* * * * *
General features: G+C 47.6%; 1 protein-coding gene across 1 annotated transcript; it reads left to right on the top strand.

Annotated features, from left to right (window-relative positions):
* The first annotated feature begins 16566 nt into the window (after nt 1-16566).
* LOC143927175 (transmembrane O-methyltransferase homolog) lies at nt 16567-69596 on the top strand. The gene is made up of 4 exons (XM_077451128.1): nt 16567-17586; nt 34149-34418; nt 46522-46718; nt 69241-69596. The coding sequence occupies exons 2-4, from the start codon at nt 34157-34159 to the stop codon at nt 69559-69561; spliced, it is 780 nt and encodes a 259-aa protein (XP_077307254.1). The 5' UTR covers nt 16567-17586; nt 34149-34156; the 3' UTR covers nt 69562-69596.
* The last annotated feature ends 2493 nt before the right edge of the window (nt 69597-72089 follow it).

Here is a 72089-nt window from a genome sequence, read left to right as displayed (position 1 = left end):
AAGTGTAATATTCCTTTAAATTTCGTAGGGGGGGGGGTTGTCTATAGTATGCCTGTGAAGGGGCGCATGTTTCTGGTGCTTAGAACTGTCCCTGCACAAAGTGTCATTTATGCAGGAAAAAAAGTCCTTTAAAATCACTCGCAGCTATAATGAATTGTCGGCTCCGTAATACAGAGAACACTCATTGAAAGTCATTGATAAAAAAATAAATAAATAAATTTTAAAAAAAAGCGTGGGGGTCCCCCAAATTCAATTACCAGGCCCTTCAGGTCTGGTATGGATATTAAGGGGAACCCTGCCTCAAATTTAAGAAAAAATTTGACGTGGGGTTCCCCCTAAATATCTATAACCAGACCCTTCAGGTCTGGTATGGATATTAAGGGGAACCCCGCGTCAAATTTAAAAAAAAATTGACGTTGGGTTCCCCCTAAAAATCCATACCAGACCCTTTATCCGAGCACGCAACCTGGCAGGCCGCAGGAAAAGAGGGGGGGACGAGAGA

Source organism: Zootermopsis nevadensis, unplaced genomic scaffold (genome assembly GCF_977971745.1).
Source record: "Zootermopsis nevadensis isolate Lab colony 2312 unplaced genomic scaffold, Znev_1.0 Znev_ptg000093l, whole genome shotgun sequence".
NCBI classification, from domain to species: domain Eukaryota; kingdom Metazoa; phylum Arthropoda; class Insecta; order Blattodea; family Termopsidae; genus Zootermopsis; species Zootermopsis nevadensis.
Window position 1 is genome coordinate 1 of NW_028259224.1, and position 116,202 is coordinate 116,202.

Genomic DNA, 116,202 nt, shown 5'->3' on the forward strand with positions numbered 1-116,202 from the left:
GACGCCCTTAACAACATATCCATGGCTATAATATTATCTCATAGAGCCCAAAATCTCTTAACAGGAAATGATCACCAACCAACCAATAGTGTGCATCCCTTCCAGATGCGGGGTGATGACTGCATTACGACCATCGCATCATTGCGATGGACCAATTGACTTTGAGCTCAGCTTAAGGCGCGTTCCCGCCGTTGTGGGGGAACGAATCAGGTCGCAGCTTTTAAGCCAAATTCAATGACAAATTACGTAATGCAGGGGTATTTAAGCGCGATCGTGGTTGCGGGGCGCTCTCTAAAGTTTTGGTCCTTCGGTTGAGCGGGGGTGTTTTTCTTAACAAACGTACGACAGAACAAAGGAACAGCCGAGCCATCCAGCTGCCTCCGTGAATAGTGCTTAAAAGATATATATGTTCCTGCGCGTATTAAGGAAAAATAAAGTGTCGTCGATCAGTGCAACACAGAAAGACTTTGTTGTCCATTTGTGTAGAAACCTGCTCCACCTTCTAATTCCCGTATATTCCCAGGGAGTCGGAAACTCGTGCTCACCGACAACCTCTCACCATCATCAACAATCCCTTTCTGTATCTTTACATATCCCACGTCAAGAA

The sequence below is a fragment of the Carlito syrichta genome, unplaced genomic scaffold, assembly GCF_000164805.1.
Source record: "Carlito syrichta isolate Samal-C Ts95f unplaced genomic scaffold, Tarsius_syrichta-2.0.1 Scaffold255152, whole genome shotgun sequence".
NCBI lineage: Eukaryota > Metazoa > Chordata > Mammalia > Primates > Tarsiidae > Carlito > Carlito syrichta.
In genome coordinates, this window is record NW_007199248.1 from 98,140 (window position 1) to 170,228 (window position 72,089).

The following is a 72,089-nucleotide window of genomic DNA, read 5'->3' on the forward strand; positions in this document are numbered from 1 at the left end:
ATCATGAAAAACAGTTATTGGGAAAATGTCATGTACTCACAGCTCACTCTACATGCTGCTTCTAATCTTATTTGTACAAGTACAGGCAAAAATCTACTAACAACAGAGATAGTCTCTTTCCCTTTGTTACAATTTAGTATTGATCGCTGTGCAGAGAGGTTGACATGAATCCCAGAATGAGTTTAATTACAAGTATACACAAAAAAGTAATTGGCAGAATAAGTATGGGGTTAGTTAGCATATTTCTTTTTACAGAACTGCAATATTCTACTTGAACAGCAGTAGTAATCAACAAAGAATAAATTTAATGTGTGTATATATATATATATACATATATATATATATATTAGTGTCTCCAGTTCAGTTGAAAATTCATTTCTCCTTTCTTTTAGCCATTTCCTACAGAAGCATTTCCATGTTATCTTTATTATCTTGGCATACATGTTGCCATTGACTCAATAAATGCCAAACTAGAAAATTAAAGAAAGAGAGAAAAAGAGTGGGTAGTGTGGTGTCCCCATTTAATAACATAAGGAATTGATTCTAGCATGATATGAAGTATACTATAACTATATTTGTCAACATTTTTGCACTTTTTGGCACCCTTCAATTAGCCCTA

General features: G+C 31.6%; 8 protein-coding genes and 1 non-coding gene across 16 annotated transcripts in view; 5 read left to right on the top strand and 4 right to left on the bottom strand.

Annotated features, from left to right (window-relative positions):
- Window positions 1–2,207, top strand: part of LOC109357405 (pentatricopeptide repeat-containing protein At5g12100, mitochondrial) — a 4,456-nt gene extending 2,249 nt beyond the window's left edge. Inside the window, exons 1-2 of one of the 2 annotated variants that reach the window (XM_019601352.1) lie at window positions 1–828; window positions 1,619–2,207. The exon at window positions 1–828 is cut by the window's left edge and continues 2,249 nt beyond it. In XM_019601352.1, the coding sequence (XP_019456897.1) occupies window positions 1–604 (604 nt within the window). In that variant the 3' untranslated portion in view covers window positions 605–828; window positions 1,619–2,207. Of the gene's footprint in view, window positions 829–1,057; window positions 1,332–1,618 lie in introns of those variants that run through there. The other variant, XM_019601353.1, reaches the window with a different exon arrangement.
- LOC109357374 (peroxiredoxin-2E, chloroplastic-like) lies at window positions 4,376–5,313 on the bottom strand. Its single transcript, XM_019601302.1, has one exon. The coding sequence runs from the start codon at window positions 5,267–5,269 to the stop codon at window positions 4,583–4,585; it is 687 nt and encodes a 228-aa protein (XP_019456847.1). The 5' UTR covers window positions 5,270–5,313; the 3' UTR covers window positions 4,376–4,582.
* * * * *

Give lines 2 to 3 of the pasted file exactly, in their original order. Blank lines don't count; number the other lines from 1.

Annotated features, from left to right (window-relative positions):
* The first annotated feature begins 16566 nt into the window (after nt 1-16566).